Much of the country is sweltering this weekend as we suffer through the dog days of summer, so if you’re eager to have a little indoor fun, we’ve got you covered. Our Five to Try column comes stocked with a handful of new and updated Android apps and games, all of which can keep you amused while immersed in air conditioning—or out in the heat, if you must.
Swiftmoji starts things off, as SwiftKey’s new learning keyboard gets you the smileys you need without fuss, while Google Arts & Culture offers a Cardboard VR tour of museums and galleries around the world and Deezer brings its streaming service to the United States. Meanwhile, Dots & Co continues the puzzle-solving success of Two Dots with a fun new hook, while Hatoful Boyfriend might be the strangest game you’ll play all year (in a good way).
If you tap out as many emoji as words—or just need help finding the perfect one to punctuate a text message—then Swiftmoji could be your phone’s new best friend. As the name suggests, the new keyboard app hails from the makers of SwiftKey and it’s designed to make emoji usage an easier part of your thumb-typing routine. How? Well, that’s easy: there’s a little bar above the QWERTY keyboard that offers them up as you type.
It’s predictive, too, which means Swiftmoji suggests emoji based on the words you’re typing, as well as your habits over time. And if you don’t like the bar’s suggestions, you can tap to get a larger number of options, as well as quickly swipe through emoji categories. It could save you precious seconds every time you need an emoji… potentially minutes a day for some of you out there.
Did you play Dots? How about Two Dots? Well, rather than keep up the numbering scheme, Playdots has titled its latest entry in the series Dots & Co—and the difference is right there in the title. Dots & Co introduces new companion characters, like a cute penguin or an eye-patched pirate, that can help you solve the minimalist puzzles. Activate a companion’s power and it’ll help clear wide swathes of the dots, making each stage’s objective easier to complete.
Otherwise, Dots & Co hews closely to Two Dots’ great template, which means it’s easy to learn, super pretty (especially on the level select screen), and a lot more challenging than you might expect. The free-to-play game has more than 150 levels right now, but seeing as Two Dots has ballooned to 760 levels to date, we’re sure to see many more before too long.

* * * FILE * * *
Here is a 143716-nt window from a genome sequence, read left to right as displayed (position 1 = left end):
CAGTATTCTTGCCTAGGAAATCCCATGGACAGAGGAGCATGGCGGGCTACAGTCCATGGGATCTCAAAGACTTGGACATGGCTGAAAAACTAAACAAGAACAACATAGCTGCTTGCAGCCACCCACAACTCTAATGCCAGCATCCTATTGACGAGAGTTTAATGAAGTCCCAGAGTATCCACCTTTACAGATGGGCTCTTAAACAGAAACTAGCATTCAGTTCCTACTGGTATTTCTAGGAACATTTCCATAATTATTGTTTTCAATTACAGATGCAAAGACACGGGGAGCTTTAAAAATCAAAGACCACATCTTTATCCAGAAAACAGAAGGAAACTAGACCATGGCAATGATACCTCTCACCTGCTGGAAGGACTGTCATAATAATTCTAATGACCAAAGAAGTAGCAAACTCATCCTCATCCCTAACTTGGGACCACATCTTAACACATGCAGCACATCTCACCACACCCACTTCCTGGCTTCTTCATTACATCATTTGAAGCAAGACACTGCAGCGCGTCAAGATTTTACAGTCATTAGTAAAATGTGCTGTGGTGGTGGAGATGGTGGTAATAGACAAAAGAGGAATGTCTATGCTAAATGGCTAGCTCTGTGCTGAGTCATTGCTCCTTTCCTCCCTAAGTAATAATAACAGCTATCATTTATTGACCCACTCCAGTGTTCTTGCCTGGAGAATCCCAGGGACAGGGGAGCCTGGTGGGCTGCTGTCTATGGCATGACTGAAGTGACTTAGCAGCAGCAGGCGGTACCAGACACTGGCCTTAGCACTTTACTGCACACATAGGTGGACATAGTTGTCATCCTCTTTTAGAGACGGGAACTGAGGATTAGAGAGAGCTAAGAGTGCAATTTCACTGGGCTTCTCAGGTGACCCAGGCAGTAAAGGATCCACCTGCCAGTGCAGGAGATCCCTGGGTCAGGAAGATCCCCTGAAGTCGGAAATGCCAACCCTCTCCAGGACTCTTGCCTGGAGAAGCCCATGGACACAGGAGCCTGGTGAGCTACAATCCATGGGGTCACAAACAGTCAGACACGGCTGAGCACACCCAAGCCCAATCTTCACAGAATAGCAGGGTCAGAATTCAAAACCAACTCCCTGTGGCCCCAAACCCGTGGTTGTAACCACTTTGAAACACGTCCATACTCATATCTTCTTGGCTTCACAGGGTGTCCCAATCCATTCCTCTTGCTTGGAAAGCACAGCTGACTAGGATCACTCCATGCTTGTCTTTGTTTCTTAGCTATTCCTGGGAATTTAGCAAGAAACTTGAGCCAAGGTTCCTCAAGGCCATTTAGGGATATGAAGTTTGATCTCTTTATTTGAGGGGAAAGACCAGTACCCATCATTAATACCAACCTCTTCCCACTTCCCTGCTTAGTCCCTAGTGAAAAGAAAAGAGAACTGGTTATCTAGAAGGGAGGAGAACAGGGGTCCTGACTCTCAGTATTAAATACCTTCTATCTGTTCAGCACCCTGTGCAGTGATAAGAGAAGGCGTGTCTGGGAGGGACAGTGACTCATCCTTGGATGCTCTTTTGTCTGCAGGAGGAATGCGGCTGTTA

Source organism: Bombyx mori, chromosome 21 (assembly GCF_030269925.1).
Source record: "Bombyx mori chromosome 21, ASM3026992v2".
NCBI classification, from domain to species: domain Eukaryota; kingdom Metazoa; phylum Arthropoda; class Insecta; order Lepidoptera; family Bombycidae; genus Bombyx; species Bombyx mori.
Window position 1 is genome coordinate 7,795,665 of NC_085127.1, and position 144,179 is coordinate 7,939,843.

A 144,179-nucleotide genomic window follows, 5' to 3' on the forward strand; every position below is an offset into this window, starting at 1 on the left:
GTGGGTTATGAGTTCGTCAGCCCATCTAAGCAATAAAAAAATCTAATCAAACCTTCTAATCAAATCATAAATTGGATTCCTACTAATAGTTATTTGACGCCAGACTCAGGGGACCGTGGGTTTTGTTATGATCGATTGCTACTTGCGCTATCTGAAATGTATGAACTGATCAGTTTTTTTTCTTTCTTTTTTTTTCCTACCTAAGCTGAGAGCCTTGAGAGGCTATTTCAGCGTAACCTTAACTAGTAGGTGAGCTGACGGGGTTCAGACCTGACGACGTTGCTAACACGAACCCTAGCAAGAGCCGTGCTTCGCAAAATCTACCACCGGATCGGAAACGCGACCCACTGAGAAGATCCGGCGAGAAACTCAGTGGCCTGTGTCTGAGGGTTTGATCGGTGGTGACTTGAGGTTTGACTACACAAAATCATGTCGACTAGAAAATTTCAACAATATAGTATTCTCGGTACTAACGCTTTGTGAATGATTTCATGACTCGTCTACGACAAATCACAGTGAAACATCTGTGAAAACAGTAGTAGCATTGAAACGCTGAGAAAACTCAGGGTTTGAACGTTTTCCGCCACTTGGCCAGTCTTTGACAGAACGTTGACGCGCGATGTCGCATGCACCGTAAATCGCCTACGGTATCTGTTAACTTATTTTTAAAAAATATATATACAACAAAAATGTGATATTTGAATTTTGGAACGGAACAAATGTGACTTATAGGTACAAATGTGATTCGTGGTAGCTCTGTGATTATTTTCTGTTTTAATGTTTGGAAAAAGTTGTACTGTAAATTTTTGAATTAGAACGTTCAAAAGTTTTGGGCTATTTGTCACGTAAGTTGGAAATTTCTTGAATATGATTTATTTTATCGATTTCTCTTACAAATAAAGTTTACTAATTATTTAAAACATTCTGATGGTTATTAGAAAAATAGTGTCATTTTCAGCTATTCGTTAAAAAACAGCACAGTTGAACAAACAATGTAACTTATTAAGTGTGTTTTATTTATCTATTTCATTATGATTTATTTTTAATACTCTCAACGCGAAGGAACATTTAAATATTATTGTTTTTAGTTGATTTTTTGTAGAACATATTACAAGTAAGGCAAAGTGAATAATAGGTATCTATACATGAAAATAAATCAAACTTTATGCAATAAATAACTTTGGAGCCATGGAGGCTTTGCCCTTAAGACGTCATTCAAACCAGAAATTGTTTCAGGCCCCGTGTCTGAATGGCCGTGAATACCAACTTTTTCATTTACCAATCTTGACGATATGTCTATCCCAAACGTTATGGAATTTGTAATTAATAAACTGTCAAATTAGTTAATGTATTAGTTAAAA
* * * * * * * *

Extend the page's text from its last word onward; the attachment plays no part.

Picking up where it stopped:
Looking for an art history lesson? Just Google it... not through search, but rather the newly enhanced Google Arts & Culture app. It first released late last year, but now has been updated with some new features and even Google Cardboard support, letting you browse through a wide array of great works and even experience them in low-level 360-degree VR.
Google Arts & Culture has pieces from more than 850 international museums and collections, and even lets you explore many of the locations in Street View mode. You can browse by artist, museum, movement, and even predominant color, as well as zoon into famous pieces of art to view the finer details. And if you’re at one of a handful of participating museums around the world, you can scan a piece of artwork and instantly get a history lesson on your phone.
This dating simulator is for the birds—or rather, it's for humans but it it stars birds. Hatoful Boyfriend ($5) is a delightful Japanese oddity that casts you as the lone human student at a prestigious avian academy, where you’ll be wooed by a number of handsome birds. The dialogue-driven quest can shift significantly based on how you respond and which classes or activities you attend, leading to more than a dozen different endings.
As such, it can be played over and over again as you favor certain birds and see what kinds of weird story threads you can uncover. Hatoful Boyfriend is a strange game, sure, but it’s well aware of that and delivers hilarious writing and amusing characters all the while. Maybe you wouldn’t normally play a dating sim, but Hatoful Boyfriend is too charming to completely ignore.
When it comes to streaming music on Android, you’ve got options, with Spotify, Apple Music, Google Play Music, and Tidal leading the way. And here’s one more now: Deezer, which has been around for nearly a decade outside of the U.S. but finally just opened up its gates here. Unfortunately, the service’s ad-supported free option didn’t make it to the States (unlike with Spotify), so the lone $10/month subscription option puts it in line with many of its notable competitors.
Otherwise, Deezer acts a lot like the other services that already have a foothold in the U.S. market, offering smart playlists with recommendations based on your listening habits, offline playback, and tens of millions of tracks to choose from. The app isn’t as feature-packed as Spotify or as attractively built as Apple Music, and it’s tough to find a standout, one-of-a-kind feature here. But it has a free one-month trial available, so you might as well give it a look if your current service isn’t cutting it.